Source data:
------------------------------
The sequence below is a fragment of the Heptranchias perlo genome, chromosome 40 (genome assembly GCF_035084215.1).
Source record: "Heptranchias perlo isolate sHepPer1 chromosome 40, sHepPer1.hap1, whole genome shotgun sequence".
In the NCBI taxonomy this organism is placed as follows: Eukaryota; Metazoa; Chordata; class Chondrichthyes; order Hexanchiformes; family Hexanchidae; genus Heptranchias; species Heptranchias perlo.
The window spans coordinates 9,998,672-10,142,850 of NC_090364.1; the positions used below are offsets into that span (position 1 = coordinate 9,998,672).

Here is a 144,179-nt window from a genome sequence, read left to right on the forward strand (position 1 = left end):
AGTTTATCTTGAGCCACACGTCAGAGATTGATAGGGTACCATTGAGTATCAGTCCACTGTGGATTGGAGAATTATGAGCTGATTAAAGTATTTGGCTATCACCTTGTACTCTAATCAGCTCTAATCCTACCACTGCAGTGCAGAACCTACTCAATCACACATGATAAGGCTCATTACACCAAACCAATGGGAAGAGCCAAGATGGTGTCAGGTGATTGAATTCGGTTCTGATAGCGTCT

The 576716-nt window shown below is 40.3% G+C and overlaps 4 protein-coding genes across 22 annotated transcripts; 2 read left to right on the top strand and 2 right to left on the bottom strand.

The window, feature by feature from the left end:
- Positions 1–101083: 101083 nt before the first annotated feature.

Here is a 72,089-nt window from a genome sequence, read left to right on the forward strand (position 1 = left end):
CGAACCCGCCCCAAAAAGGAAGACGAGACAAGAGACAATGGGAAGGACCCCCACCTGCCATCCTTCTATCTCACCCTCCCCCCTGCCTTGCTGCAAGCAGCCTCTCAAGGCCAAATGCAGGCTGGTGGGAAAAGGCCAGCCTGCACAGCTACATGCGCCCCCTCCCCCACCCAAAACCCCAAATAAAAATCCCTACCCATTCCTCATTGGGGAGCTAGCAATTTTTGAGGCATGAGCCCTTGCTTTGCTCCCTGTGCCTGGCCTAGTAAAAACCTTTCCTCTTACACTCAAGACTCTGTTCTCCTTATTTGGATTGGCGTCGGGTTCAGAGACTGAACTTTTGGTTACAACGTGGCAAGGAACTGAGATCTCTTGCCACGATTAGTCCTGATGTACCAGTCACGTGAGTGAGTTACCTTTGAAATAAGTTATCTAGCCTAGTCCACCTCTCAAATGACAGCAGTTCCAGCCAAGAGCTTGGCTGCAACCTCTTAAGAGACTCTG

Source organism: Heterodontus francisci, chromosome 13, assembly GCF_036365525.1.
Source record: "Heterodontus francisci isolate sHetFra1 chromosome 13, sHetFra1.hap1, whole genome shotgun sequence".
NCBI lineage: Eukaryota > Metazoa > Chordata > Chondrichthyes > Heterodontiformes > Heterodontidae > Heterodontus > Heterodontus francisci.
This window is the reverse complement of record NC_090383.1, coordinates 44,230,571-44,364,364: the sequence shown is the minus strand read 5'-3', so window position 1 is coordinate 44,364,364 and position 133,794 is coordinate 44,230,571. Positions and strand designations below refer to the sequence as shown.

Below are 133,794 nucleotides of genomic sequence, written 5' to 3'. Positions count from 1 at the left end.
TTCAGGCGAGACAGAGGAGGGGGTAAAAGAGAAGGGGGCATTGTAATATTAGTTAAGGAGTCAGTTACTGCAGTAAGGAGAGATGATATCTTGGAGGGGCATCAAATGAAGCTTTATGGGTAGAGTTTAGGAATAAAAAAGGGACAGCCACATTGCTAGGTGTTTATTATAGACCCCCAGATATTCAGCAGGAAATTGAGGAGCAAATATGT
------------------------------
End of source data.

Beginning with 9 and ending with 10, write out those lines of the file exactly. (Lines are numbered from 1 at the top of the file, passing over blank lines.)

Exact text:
- Positions 1–101083: 101083 nt before the first annotated feature.

Here is a 72,089-nt window from a genome sequence, read left to right on the forward strand (position 1 = left end):